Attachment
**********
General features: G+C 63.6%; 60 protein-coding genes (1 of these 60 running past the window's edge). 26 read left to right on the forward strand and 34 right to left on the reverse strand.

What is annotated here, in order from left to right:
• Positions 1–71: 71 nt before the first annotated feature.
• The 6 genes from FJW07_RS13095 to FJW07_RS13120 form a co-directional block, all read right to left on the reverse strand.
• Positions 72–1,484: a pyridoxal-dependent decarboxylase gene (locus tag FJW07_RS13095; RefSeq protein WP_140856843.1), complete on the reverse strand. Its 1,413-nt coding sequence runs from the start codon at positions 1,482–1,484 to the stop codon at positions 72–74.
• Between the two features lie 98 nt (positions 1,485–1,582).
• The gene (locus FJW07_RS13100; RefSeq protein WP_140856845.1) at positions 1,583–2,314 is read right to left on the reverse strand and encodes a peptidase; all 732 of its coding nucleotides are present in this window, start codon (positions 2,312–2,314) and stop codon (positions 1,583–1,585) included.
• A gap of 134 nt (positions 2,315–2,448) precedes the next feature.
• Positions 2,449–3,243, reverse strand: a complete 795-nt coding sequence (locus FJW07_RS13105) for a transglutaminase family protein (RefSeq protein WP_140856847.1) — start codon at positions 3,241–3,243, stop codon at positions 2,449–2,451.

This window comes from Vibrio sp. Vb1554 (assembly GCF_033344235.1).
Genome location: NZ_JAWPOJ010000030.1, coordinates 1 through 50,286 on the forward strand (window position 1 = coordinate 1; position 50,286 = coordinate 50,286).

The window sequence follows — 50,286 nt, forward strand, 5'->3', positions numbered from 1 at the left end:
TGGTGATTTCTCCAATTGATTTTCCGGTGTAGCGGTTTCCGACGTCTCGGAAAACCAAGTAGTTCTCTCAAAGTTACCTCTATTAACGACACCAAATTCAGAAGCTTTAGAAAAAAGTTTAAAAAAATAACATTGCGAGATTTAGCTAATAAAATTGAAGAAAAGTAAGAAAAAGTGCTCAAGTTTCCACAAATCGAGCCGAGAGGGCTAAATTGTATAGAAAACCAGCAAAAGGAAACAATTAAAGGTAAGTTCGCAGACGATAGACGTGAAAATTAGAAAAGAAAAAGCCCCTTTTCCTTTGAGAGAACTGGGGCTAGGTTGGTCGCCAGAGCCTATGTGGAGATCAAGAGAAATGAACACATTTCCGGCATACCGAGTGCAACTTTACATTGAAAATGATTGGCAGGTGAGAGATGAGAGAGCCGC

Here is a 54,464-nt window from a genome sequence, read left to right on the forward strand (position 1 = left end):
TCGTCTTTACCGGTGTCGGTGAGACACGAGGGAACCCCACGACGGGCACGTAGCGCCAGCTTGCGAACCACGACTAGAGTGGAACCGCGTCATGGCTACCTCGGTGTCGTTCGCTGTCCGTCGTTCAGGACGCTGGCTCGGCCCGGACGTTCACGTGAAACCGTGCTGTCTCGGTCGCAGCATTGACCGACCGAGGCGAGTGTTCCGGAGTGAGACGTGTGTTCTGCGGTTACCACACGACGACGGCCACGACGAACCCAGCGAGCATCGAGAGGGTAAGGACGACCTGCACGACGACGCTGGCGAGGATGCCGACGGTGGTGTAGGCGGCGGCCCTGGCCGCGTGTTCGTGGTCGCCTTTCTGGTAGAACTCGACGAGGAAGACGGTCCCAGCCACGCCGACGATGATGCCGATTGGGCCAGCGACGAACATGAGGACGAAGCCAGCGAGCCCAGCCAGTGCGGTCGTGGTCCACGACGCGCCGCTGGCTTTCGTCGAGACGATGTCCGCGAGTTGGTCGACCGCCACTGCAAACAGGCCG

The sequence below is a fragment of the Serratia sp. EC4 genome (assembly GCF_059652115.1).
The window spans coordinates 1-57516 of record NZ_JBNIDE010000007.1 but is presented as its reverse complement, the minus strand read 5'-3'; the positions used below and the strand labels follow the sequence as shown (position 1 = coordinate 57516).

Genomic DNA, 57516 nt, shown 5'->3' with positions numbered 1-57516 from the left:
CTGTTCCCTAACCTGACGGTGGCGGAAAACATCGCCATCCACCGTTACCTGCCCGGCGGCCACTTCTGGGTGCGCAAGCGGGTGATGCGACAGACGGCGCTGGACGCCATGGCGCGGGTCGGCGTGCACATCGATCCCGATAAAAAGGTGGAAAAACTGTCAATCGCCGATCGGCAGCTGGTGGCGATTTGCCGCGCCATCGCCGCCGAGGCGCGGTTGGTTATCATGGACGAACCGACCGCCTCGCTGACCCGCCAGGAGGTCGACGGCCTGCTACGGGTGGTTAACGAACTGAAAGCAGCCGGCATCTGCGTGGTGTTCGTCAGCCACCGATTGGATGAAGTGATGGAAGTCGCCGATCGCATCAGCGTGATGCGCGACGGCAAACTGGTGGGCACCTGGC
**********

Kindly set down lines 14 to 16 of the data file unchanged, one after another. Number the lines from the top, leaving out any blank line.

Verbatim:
Here is a 54,464-nt window from a genome sequence, read left to right on the forward strand (position 1 = left end):
TCGTCTTTACCGGTGTCGGTGAGACACGAGGGAACCCCACGACGGGCACGTAGCGCCAGCTTGCGAACCACGACTAGAGTGGAACCGCGTCATGGCTACCTCGGTGTCGTTCGCTGTCCGTCGTTCAGGACGCTGGCTCGGCCCGGACGTTCACGTGAAACCGTGCTGTCTCGGTCGCAGCATTGACCGACCGAGGCGAGTGTTCCGGAGTGAGACGTGTGTTCTGCGGTTACCACACGACGACGGCCACGACGAACCCAGCGAGCATCGAGAGGGTAAGGACGACCTGCACGACGACGCTGGCGAGGATGCCGACGGTGGTGTAGGCGGCGGCCCTGGCCGCGTGTTCGTGGTCGCCTTTCTGGTAGAACTCGACGAGGAAGACGGTCCCAGCCACGCCGACGATGATGCCGATTGGGCCAGCGACGAACATGAGGACGAAGCCAGCGAGCCCAGCCAGTGCGGTCGTGGTCCACGACGCGCCGCTGGCTTTCGTCGAGACGATGTCCGCGAGTTGGTCGACCGCCACTGCAAACAGGCCG

The sequence below is a fragment of the Serratia sp. EC4 genome (assembly GCF_059652115.1).